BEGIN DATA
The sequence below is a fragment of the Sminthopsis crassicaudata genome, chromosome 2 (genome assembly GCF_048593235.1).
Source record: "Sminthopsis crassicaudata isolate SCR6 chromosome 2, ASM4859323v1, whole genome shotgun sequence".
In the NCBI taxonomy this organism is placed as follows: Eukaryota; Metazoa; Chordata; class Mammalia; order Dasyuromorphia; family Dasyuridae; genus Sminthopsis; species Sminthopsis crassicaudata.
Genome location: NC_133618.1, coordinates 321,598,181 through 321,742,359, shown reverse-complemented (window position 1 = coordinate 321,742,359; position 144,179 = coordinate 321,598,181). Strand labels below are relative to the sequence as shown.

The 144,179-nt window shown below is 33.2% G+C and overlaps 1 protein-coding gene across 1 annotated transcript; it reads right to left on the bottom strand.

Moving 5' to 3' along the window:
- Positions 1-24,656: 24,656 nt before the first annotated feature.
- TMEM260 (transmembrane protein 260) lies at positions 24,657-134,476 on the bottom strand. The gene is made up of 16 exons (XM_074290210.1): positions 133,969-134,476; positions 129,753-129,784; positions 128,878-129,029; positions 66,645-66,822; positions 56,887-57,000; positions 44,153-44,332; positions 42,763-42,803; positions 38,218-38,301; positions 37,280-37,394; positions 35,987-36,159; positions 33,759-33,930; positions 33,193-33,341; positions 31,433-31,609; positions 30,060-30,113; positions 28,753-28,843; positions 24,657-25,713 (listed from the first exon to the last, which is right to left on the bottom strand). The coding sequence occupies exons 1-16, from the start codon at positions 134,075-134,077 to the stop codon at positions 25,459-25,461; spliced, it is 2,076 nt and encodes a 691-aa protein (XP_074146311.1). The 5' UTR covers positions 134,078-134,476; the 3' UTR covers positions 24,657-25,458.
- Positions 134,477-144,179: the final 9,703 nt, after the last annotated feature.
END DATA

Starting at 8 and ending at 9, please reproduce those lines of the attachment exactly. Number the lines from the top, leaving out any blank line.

- TMEM260 (transmembrane protein 260) lies at positions 24,657-134,476 on the bottom strand. The gene is made up of 16 exons (XM_074290210.1): positions 133,969-134,476; positions 129,753-129,784; positions 128,878-129,029; positions 66,645-66,822; positions 56,887-57,000; positions 44,153-44,332; positions 42,763-42,803; positions 38,218-38,301; positions 37,280-37,394; positions 35,987-36,159; positions 33,759-33,930; positions 33,193-33,341; positions 31,433-31,609; positions 30,060-30,113; positions 28,753-28,843; positions 24,657-25,713 (listed from the first exon to the last, which is right to left on the bottom strand). The coding sequence occupies exons 1-16, from the start codon at positions 134,075-134,077 to the stop codon at positions 25,459-25,461; spliced, it is 2,076 nt and encodes a 691-aa protein (XP_074146311.1). The 5' UTR covers positions 134,078-134,476; the 3' UTR covers positions 24,657-25,458.
- Positions 134,477-144,179: the final 9,703 nt, after the last annotated feature.